My rear shocks is leaking. I took it to the store and they do not fix it.

What model is it? Year? And what FOX shock is it?

Does it worth to fix it? Or shall I buy something else?

Riding level: entry/medium Thank you for your help

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  • 2
    That is a loverly bike - could you take a couple clear and well-lit photos of the brain itself, then edit them into the question?
    – Criggie
    Jul 11, 2022 at 22:39

2 Answers 2


You don't have a Stumpjumper, you have a 2002 Epic FSR and the shock built specially for Specialized features 'Brain' technology. This is quite a special bike since we see the introduction of the inertia valve in suspension.

Here is a nice article from when your bike was launched: https://www.pinkbike.com/news/article819.html

And another article giving a more complete up to date history of the Epic: https://www.velonews.com/gear/the-evolution-of-the-epic/

  • Recommended service intervals increased to 125 hours for the air spring (a 2.5X increase), and to 250 for the new one ... who knows what were the intervals for the 2002. Probably "service after every ride"
    – EarlGrey
    Jul 12, 2022 at 7:04

When I have been confronted with older Specialized Brain components before, I have followed the trail up by speaking to Specialized warranty department to see who does the warranty service in your country. For me, it is a company in Bedfordshire who also service Fox and Rockshox. As it is a Fox part, there is a good likelihood that a service centre will have common service parts even for older shocks but sometimes unique internal components are unavailable. Even so, it’s worth sending the shock to a specialist. I’m surprised your shop wouldn’t arrange this for you.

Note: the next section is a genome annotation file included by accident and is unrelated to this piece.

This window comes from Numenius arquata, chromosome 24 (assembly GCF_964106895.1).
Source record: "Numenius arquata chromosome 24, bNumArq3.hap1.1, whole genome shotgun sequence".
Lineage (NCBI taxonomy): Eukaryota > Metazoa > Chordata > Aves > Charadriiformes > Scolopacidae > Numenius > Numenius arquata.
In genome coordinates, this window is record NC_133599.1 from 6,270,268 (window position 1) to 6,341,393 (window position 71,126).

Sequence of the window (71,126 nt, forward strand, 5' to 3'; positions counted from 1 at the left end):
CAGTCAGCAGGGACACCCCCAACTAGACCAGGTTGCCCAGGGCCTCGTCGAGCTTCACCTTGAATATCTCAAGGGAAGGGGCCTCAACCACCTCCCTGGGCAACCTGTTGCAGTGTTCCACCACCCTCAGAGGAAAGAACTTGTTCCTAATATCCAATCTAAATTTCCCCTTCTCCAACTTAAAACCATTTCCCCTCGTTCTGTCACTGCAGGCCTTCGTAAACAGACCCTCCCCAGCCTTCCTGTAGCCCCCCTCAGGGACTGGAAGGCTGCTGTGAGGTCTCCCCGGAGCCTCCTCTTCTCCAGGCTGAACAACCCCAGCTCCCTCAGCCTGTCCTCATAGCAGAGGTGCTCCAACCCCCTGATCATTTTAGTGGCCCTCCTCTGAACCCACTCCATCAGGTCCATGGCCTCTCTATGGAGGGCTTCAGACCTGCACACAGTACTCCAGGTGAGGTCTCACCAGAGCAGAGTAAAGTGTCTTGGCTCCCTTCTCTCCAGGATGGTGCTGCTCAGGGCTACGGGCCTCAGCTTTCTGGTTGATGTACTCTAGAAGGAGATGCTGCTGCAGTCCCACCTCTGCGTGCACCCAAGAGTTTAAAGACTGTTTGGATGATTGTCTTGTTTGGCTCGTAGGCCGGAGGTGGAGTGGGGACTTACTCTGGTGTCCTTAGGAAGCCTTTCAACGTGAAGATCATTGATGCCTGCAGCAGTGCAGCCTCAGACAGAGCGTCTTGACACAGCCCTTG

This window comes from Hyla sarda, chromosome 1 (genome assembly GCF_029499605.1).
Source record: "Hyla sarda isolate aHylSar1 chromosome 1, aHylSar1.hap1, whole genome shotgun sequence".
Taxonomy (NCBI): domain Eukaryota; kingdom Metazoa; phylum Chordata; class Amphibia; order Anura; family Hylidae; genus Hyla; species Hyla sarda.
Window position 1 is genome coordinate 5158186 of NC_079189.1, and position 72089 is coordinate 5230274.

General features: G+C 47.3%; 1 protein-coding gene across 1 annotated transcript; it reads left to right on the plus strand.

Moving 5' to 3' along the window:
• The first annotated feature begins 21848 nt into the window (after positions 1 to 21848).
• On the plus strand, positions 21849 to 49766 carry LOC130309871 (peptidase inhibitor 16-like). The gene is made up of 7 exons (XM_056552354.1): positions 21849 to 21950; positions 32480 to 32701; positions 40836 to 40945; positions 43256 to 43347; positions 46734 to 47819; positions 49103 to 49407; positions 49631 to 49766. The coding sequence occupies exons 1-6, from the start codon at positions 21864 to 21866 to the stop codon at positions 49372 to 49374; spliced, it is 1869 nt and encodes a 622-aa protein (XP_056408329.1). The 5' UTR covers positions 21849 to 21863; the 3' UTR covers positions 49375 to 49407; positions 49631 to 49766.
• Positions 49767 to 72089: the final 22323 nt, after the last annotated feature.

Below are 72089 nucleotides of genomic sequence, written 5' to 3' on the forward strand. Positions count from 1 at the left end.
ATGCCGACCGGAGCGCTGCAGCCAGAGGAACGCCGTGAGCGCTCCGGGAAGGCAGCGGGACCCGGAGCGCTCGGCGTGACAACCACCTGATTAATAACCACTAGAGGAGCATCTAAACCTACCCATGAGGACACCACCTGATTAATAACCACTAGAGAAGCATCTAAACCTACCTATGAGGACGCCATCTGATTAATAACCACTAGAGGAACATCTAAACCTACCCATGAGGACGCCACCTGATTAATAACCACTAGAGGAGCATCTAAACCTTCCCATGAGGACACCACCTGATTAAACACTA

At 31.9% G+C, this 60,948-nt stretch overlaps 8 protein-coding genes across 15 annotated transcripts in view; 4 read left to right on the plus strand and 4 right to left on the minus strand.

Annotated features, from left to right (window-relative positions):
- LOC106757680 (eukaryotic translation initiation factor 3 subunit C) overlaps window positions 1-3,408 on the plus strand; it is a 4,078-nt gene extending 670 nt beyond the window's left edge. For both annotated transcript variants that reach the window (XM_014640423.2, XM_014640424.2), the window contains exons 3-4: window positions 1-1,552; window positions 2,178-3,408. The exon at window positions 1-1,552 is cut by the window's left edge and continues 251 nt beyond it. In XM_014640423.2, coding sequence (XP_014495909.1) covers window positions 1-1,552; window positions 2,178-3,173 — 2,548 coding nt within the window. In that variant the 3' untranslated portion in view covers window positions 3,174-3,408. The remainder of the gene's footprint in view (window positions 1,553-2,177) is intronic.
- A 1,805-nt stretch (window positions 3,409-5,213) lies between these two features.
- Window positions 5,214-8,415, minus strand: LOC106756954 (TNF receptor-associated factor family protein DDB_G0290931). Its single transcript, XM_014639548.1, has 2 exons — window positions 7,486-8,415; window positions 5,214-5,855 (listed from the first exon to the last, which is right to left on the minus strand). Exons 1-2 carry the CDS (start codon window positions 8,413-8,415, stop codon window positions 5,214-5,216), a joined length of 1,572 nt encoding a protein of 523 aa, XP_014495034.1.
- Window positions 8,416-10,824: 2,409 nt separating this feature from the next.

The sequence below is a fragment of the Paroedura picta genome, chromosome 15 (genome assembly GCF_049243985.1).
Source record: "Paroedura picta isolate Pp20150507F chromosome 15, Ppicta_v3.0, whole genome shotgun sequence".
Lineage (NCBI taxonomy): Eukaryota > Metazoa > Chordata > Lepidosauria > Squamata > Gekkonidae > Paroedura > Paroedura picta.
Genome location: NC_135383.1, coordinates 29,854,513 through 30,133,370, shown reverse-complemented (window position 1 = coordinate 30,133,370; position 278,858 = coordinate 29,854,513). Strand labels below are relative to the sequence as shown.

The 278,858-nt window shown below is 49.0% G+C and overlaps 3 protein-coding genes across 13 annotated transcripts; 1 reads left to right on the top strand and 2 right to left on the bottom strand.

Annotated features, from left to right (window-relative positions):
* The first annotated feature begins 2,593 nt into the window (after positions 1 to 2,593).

• 1
    In my experience most shops want nothing to do with the suspension components - not ideal for the end customer when there's only a few places in the country that do the job and it means removing the part themselves.
    – Andy P
    Jul 11, 2022 at 21:47
  • 3
    The specialised "brain" is not normal suspension parts, it uses the weirdest system of levers and gas and weighted masses to react fast to inputs. It literally is an analogue computer working off gas pressures. specialized.com/nz/en/stories/brain-technology shows a cutaway of the brain. Definitely cool though the unskilled tech would have problems with servicing it.
    – Criggie
    Jul 11, 2022 at 22:38
  • @Criggie but the service parts, seals, o-rings etc and required tooling is all fox. No unique parts are available for anything over 10 years old but they can still be serviced.
    – Noise
    Jul 12, 2022 at 9:54

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